In the backdrop of its antitrust case, U.S.-based chipmaker Qualcomm Inc. is now striving to mend its standing in the Chinese electronics market. To this end, the company has announced the launch of a unit dedicated to assisting Chinese smartphone manufacturers in augmenting their exports. The move comes as a part Qualcomm’s efforts to establish itself as a valuable player in the Chinese electronics industry, especially in light of China cutting down on its reliance on foreign technology houses and chip manufacturers.
Analysts note that as a company that earns about 50% of all revenues from the Chinese market, Qualcomm is trying its best to maintain—if not strengthen—its footing in the Asian economy. Qualcomm currently ranks as the largest chip manufacturer for smartphones. About two-thirds of the company’s profits can be traced back to its wireless patents licensing business. However, it was this very business model that came under intense scrutiny from Chinese regulators. What followed was an investigation stretching on for 15 months. According to market watchers, this antitrust investigation was a result of complaints from a number of leading Chinese smartphone manufacturers who were ostensibly unhappy over Qualcomm’s technology pricing.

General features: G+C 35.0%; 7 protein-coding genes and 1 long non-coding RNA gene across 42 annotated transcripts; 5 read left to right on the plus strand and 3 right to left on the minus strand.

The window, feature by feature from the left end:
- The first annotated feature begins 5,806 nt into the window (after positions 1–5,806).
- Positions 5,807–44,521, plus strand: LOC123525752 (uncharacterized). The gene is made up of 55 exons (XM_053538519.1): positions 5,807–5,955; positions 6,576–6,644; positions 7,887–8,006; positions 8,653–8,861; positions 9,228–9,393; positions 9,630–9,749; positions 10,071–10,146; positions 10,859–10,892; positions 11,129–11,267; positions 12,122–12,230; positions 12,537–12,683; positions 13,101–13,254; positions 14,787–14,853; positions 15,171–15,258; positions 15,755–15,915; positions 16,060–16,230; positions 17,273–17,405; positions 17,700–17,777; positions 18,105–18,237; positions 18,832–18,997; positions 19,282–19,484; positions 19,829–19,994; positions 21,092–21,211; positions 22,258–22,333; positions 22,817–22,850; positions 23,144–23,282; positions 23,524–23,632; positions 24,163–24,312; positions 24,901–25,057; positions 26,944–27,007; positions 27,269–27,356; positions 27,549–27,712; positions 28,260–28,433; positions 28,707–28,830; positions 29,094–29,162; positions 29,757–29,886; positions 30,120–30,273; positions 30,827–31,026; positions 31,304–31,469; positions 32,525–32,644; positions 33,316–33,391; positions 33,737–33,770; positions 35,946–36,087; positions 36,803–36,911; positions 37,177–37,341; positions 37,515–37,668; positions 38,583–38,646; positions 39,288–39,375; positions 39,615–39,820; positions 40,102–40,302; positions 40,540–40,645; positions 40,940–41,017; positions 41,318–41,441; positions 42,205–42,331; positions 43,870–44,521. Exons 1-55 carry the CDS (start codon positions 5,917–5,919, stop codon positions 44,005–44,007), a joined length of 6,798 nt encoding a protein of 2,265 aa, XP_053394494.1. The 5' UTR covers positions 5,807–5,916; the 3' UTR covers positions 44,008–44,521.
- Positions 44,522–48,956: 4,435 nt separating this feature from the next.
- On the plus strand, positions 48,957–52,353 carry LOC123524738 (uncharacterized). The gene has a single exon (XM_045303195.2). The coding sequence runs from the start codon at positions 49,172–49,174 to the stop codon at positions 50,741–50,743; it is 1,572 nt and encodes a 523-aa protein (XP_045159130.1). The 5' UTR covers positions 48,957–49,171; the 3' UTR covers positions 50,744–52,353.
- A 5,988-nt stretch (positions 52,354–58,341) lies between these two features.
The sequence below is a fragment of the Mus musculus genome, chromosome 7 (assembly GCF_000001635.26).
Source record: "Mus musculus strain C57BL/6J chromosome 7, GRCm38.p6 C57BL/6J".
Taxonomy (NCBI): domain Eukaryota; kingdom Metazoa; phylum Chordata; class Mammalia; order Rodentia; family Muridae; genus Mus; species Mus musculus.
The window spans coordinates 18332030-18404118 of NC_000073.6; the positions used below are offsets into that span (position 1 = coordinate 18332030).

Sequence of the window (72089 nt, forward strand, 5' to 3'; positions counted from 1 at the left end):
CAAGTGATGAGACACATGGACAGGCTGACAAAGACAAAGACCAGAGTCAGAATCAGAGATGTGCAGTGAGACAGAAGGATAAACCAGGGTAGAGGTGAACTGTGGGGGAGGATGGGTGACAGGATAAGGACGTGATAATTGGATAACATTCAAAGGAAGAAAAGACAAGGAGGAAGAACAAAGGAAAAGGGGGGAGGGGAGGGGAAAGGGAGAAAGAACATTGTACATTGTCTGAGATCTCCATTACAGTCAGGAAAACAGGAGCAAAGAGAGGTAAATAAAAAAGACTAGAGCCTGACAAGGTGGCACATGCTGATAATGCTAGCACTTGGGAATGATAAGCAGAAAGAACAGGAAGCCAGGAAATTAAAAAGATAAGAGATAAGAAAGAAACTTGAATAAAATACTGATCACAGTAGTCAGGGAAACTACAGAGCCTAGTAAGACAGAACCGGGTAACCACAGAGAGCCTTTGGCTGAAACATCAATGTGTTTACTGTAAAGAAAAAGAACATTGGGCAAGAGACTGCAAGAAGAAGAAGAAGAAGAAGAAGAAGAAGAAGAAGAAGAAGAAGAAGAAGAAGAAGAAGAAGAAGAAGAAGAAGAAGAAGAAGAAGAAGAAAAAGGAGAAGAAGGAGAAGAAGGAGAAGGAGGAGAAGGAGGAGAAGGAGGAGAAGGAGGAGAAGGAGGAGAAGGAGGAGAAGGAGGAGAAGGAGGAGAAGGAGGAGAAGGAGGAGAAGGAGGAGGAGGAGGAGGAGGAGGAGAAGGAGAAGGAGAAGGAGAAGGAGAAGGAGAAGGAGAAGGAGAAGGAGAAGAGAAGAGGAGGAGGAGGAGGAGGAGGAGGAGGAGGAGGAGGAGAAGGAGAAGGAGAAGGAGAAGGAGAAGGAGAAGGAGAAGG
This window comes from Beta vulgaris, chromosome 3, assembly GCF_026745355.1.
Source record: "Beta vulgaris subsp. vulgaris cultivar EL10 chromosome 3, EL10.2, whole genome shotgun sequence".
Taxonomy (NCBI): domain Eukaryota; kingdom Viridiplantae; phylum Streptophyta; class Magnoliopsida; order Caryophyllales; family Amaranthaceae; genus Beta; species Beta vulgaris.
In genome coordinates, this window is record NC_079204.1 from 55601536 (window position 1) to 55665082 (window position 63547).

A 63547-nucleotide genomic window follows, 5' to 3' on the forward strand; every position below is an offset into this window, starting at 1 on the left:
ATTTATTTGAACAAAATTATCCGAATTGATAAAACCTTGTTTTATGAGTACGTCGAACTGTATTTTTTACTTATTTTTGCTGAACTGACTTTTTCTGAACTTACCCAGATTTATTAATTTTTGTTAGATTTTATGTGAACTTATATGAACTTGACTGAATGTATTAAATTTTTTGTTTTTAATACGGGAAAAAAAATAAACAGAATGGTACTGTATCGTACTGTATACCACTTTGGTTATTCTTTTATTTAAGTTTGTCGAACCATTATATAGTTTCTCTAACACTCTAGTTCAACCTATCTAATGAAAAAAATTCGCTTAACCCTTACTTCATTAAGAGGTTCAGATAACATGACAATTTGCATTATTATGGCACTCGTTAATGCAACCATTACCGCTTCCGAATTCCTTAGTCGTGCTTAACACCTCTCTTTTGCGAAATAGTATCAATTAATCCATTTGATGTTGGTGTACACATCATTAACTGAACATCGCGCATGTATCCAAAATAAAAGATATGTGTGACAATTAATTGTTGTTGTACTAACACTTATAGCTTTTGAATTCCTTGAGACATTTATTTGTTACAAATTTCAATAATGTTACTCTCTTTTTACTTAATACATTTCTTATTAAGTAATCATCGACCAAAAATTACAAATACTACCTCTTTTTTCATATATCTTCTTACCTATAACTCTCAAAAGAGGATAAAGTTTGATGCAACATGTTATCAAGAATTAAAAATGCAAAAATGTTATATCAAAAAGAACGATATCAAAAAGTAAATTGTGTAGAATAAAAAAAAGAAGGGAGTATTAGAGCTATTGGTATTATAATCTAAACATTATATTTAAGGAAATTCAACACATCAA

The San-Diego-based company, however, refuted these government findings, which stated that the company violated antimonopoly laws in China. Qualcomm also followed this up with an announcement that it was offering a settlement comprising US$975 million in antitrust fine, as well as a slash in royalty rates on mobile handsets it was selling in China. According to the company, the fine heavily dented the company’s fiscal second-quarter profit, and reported a 46% in the same.
The CEO of Qualcomm, Steve Mollenkopf, said last week that since the company had announced the deal with the Chinese government, it had seen more customers willing to sign up licensing agreements. At the same time, Qualcomm needs to up sales to smartphone makers as well, which is why it is now establishing a ‘globalization office’ in the Chinese city of Shenzhen.
Whether or not this strategy works for Qualcomm will only be evident in the coming months.